GARETH BROWN: Yeah, I think I did a bit of both. But I got Yeah, basically just to talk at a local meetup, which ended up on YouTube and and initially they asked me to review a, like another author's proposal for a book on Firebase. It was very mobile-focused. And I think some of my feedback was, you know, could you talk about the web more? Cause I'm a web developer and I would like to hear about that. And then they contacted me and asked me if I was interested in doing a book or a video course. And so I said, I'd be happy to do a video course.
STEVE_EDWARDS: So building web applications with Firebase is available on the Manning site and we will link that in the show notes. So can you tell us a little bit about your course? What kind of topics that you cover? Demo apps you do, that kind of stuff?
GARETH BROWN: Yeah, yeah. And the idea is as well that you can take the functions and just lift and shift straight into your Angular app or React app and just use the same functions but with different UI framework.
STEVE_EDWARDS: I think that's everything we have. Is there anything else you wanted to cover about Firebase, Gareth, before we head into Picks?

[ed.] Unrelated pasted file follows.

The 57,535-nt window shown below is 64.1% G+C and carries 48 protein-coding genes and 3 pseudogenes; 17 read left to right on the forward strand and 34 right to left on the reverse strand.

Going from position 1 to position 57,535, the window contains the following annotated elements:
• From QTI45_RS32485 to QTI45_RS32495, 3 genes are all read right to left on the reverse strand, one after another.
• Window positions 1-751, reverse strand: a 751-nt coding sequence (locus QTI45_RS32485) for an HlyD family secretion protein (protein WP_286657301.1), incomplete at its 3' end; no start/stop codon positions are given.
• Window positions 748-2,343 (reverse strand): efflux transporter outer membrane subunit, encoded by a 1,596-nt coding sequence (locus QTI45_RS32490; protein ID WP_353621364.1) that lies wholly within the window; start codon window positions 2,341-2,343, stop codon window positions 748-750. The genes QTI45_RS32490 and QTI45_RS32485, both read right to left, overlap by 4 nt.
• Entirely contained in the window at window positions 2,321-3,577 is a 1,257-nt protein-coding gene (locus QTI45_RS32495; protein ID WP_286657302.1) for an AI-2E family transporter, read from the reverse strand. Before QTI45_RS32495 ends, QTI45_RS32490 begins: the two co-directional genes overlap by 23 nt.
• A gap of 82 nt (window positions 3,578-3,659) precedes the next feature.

GARETH BROWN: No, no, nothing I can think of, just to recommend for people to have a look at it. Google does have plenty of good documentation and code labs that, you know, take half an hour, an hour to kind of run through to get up and started and just see what you think of it.
STEVE_EDWARDS: Right on. So I've noticed along the route of Shameless Plugs that you have a blog post about building a notes API with Firebase Functions. That sounds like a little more outside of what your main course is.
GARETH BROWN: Yeah.
STEVE_EDWARDS: A little more advanced.
GARETH BROWN: Yes. Yeah. I kind of looked at it as, you know, if you wanted to go the next step and look at cloud functions, then, you know, I wanted to give people that option. But I think this is a blog that I, my first post was maybe a year and a half old. And then just recently I've decided to actually publish it and try adding content. So hopefully I'll be adding to it a bit more often.
STEVE_EDWARDS: Excellent. All right. Well, with that, we will move into pics.
Hey folks, this is Charles Maxwood and I just launched my book, the Max Coders Guide to Finding Your Dream Developer Job. It's up on Amazon. We self-published it. I would love your support. If you want to go check it out, you can find it there. The Max Coders Guide to Finding Your Dream Developer Job. Have a good one. Max out.
STEVE_EDWARDS: And today we will start with sir AJ.